This is an incredibly important read. It'll firmly entrench the plight of refugees into your heart while at the same time fuel some serious shame and anger toward the rest of humanity, all due to the atrocities humans are capable of when power is deemed more valuable than the cost of human life. As if the grim reality of child soldiers isn't bad enough, this book just might make an advocate out of you.

6. If you're feeling... like you REALLY need to laugh, you can't go wrong with Naked by David Sedaris.

That being said, my favorite personal essayist of all time is David Sedaris, the brother of Amy Sedaris, if you've heard of her. Take it from someone who is terrified of flying, but who found herself laughing out loud in spite of being on a propeller plane, because that's how funny Sedaris' quirky take on the world is. From the get-go, Sedaris' hilarious accounts of his childhood OCD and his skilled writing will hook you — and it doesn't disappoint.

Neither do the rest of his books of personal essays, like Me Talk Pretty One Day and Dress Your Family In Corduroy and Denim, which I own and have read and try to pawn off on all my friends. Sedaris is a good one, and Naked is worth a read. Plus, he's way smarter than he lets on and is a regular contributor on NPR. He's a cool dude.

7. If you're feeling... open to being surprised by the unlikeliest of celebrities, then My Booky Wook by Russell Brand is the perfect choice.

If you like memoirs, laughing, and can open your mind to the fact that in spite of his dramatic antics Russell Brand is actually pretty damn smart, you'll enjoy this read. I'm biased, because I think he's hilarious and I'm a huge fan of psychologically minded folks, but I enjoyed this one tremendously.

I was amazed by his skilled writing, his level of self-awareness and insight (which came after a whole lot of mucking up), and the extent of his battle with addiction and mental illness. Here is an inspirational figure who truly sank to the depths of his own character, of society, and to that often-referenced "rock bottom," but who has overcome his serious struggles with addiction and salvaged his life and career. Of course, his self-deprecating humor helps too — a lot. Plus, he's an advocate for the underserved. Having been a heroin addict for years familiarized him with the so-called "underclass," which makes his political beliefs both heartfelt and insightful.

P.S. When he describes his childhood love of chocolate penguins, it's LOL-level funny.

P.P.S. Katy Perry fans: In his second Booky Wook, he describes their meeting in the most romantical, whimsical, and endearing of terms. It'll make you sad they ever broke up and maybe stop hating him if you're die-hard Team Katy.

8. If you're feeling... like you want to be moved (emotionally), your best bet will be to go with Everything Is Illuminated by Jonathan Safran Foer.

You'v probably heard of the title – a movie version starring Elijah Wood was released in 2005 — and Jonathan Safran Foer's other novel, Extremely Loud and Incredibly Close, was made into a film starring Tom Hanks. How's that for a track record? Two for two.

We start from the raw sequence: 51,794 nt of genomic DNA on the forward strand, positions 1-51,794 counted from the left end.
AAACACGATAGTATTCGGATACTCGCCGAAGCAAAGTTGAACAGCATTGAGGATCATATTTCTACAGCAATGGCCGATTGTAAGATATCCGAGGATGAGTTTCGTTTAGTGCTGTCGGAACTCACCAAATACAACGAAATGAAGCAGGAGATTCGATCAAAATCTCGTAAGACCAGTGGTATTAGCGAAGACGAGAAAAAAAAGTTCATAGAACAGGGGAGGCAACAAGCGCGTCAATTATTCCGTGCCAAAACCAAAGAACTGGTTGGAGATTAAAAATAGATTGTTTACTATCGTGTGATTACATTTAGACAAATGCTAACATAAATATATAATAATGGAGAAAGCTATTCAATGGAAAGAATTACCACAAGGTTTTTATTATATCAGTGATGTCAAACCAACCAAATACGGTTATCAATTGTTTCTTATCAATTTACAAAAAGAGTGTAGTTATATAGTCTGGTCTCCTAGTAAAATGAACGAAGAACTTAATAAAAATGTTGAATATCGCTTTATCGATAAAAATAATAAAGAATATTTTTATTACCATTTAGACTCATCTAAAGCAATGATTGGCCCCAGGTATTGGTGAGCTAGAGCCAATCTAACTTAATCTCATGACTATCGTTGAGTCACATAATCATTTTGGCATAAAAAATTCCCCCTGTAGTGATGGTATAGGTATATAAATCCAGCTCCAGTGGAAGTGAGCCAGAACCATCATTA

As much as I enjoyed the movie, nothing can compare to the experience of reading the novel. It's hard to describe the premise unless you're familiar with JSF (as my college BFF and I fondly call him), whose style tends to weave and intermingle the present with the past, because after all:

"Everything is illuminated in the light of the past. It is always along the side of us...on the inside, looking out."

This particular novel follows a quirky, OCD-esque American who travels to Ukraine in order to uncover the secrets of his family history. While there, his tour guide, a hilarious narrator who speaks in broken English, discovers his own family's roots and historical ties to the history of the pogroms that swept through Ukraine. Now, this book isn't for the faint of heart; it'll take you on a veritable roller-coaster ride of emotions. Do you enjoy historical fiction, hilarious writing and a journey so emotional that you'll be moved to tears? If so, you're in the clear.

The book is dark and somehow equal parts brilliant, yet full of the light of insight and the process it takes, as you makes your way to a new understanding in the present, by revisiting and rehashing the past. This is a life-changing read and one of my all-time favorites. JSF's writing is multi-layered and complex — and calling him "talented" is an understatement. His mind works at a different level. Even though I'm a huge fan, I caught on to some of the connections, like, months later, after watching the movie. Plus, the Brooklyn-based author's wife is Nicole Krauss, and if ever two writing styles could ever be indicative of soulmate status, theirs made a believer out of me. If you absolutely love the novel as much as I did, check out hers, too, it's called The History of Love.

9. If you're feeling... in the mood for something dark, suspenseful, and full of mystery, The Girl on the Train by Paula Hawkins is a must-read for you.

They've already picked out a cast for the film adaptation of this psychological thriller. It was largely marketed toward those who enjoyed Gone Girl, but I didn't find the stories all that similar — not the characters, anyway. The subject matter is dark, certainly, but when it comes to the protagonist, you'll find yourself unabashedly on her side. It's an exciting read, full of twists and plot turns, with flawed, complicated characters. But a word to the wise? Don't read it before bed unless you're able to sleep when seriously freaked out. The plot twist at the end will make for an awesome movie, but it's worth it to experience it first in print.

Oh, yeah, and afterward, when you're drowning in the emotions these soulful reads evoke from your depths — it happens — pick up anything by Pema Chodron to decompress. If picking up a book full of Buddhist wisdom of equanimity doesn't sound entertaining, it's because it's not meant to be. But it'll take writers like Chodron, Thich Nhat Hanh, Adyashanti, or even Deepak Chopra combined with the endorphins of a workout to pull you out of your emotional stupor and back into reality again. It's OK, though. If you're an emotional elitist, you can totally handle it.

So, what's up next on my own list of must-reads? Well, I just picked up a copy of The Dinner by Herman Koch. Apparently it's disturbing, dark, and psychologically gripping. Here's to hoping it can skim the surface of my dark and complicated psyche.